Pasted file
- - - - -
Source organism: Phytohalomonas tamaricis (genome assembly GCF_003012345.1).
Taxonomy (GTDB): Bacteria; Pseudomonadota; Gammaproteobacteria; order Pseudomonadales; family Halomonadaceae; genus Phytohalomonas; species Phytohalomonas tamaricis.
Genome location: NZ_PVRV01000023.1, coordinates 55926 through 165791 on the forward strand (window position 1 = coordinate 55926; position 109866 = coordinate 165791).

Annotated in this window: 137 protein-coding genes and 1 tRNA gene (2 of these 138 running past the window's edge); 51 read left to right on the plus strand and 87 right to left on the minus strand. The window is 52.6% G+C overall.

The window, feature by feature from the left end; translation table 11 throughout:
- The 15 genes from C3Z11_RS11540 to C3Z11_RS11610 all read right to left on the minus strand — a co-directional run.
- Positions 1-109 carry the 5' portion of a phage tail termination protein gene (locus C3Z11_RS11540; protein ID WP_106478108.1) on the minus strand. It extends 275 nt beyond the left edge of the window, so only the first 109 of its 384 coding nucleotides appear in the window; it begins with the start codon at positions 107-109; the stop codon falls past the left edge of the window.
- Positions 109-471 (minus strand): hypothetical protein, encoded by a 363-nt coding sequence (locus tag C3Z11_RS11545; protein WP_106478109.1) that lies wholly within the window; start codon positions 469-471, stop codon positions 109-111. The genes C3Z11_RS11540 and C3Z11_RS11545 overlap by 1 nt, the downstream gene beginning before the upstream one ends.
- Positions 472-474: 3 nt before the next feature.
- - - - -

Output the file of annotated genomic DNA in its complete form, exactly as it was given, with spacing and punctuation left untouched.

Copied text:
Source organism: Phytohalomonas tamaricis (genome assembly GCF_003012345.1).
Taxonomy (GTDB): Bacteria; Pseudomonadota; Gammaproteobacteria; order Pseudomonadales; family Halomonadaceae; genus Phytohalomonas; species Phytohalomonas tamaricis.
Genome location: NZ_PVRV01000023.1, coordinates 55926 through 165791 on the forward strand (window position 1 = coordinate 55926; position 109866 = coordinate 165791).

Annotated in this window: 137 protein-coding genes and 1 tRNA gene (2 of these 138 running past the window's edge); 51 read left to right on the plus strand and 87 right to left on the minus strand. The window is 52.6% G+C overall.

The window, feature by feature from the left end; translation table 11 throughout:
- The 15 genes from C3Z11_RS11540 to C3Z11_RS11610 all read right to left on the minus strand — a co-directional run.
- Positions 1-109 carry the 5' portion of a phage tail termination protein gene (locus C3Z11_RS11540; protein ID WP_106478108.1) on the minus strand. It extends 275 nt beyond the left edge of the window, so only the first 109 of its 384 coding nucleotides appear in the window; it begins with the start codon at positions 107-109; the stop codon falls past the left edge of the window.
- Positions 109-471 (minus strand): hypothetical protein, encoded by a 363-nt coding sequence (locus tag C3Z11_RS11545; protein WP_106478109.1) that lies wholly within the window; start codon positions 469-471, stop codon positions 109-111. The genes C3Z11_RS11540 and C3Z11_RS11545 overlap by 1 nt, the downstream gene beginning before the upstream one ends.
- Positions 472-474: 3 nt before the next feature.